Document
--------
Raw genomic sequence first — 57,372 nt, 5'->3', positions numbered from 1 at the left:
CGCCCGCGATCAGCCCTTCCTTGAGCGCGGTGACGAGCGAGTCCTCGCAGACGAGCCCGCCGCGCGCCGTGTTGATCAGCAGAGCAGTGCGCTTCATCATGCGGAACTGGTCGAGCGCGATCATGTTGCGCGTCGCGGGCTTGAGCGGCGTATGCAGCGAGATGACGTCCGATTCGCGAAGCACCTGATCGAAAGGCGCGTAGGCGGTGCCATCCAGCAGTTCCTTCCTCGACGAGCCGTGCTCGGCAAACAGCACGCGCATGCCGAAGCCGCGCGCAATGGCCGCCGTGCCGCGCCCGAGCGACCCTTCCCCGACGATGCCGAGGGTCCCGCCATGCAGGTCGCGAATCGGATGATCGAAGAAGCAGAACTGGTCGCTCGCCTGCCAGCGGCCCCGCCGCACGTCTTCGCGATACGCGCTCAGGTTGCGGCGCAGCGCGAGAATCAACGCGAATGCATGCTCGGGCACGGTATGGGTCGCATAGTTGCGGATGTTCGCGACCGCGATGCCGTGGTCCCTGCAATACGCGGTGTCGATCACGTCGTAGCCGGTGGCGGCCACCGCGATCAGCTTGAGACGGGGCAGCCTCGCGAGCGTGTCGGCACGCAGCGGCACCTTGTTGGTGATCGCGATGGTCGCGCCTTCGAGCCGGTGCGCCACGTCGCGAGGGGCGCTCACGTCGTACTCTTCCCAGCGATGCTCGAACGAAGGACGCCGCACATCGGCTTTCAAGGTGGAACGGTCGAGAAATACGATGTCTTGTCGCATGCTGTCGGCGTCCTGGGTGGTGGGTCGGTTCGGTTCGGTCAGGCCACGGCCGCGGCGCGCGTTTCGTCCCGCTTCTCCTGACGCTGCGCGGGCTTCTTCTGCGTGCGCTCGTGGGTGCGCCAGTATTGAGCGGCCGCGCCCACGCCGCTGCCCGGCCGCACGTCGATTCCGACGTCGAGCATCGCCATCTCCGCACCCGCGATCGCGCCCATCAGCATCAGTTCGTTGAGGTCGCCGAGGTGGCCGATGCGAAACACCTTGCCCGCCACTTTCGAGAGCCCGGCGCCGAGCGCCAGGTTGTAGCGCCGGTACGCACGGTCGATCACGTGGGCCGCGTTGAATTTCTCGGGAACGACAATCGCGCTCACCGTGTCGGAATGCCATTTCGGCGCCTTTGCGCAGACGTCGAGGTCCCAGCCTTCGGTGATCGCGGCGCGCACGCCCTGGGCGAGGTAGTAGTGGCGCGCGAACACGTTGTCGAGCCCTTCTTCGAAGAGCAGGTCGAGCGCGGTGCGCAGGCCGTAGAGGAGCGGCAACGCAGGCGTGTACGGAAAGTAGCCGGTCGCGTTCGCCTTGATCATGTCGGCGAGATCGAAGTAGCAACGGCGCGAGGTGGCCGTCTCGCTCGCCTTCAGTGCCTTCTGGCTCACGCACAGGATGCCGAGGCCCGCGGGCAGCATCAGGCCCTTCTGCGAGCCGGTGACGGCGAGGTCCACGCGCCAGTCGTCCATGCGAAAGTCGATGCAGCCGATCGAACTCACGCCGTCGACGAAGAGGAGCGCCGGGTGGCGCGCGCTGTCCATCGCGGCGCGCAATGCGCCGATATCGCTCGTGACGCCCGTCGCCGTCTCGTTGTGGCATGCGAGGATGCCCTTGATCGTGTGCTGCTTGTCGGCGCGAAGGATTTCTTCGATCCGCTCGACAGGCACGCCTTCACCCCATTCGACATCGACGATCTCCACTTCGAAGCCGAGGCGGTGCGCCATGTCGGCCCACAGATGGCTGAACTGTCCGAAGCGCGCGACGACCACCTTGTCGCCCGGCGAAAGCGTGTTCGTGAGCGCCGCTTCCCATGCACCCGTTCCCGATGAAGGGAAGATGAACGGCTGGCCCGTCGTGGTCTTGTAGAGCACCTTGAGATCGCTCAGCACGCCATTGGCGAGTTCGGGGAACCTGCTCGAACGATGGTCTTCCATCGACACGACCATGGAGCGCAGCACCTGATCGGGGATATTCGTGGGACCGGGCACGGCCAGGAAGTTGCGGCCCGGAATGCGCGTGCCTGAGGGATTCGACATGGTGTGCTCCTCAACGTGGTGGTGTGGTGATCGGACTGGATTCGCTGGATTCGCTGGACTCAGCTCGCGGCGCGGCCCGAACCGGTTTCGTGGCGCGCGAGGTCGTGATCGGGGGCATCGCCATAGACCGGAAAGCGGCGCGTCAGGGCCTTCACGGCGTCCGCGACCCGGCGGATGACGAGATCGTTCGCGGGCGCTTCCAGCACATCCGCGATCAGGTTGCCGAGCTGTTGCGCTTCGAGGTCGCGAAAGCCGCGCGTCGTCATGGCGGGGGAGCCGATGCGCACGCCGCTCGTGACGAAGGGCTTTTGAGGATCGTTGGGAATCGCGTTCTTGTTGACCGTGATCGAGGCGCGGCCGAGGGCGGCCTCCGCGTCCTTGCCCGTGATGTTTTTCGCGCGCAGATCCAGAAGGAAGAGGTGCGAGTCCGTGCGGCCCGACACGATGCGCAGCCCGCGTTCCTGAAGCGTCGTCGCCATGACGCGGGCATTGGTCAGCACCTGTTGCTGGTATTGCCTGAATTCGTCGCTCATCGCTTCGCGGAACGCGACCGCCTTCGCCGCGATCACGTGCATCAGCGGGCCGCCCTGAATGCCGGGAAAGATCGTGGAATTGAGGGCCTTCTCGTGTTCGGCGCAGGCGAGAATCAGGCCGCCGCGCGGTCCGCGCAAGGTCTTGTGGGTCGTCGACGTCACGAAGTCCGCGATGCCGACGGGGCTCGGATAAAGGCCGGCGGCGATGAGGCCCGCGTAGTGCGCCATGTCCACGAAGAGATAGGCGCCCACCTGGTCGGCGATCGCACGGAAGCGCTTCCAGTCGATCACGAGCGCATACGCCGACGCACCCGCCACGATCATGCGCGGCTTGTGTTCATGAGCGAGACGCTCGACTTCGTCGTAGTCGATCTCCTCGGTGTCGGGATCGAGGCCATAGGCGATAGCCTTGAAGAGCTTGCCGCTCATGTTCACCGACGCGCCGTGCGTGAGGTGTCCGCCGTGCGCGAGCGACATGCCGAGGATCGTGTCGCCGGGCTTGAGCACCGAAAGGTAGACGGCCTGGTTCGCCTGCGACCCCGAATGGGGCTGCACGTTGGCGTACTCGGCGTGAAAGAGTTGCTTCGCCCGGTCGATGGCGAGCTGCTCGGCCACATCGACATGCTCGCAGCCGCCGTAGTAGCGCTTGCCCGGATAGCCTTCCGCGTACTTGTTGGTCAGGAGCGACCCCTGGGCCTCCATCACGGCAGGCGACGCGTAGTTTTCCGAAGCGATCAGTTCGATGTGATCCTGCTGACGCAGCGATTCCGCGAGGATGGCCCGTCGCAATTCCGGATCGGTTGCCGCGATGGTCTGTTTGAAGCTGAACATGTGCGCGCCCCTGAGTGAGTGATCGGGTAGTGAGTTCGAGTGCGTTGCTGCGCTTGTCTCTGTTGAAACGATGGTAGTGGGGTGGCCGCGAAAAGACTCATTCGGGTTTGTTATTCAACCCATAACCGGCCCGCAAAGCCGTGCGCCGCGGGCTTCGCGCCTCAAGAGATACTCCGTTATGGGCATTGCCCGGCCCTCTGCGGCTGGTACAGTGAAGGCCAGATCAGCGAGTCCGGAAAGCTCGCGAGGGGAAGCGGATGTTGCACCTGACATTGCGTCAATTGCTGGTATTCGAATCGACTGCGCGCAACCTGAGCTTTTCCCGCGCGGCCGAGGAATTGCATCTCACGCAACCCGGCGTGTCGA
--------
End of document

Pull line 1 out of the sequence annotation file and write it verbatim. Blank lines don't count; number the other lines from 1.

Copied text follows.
Raw genomic sequence first — 57,372 nt, 5'->3', positions numbered from 1 at the left: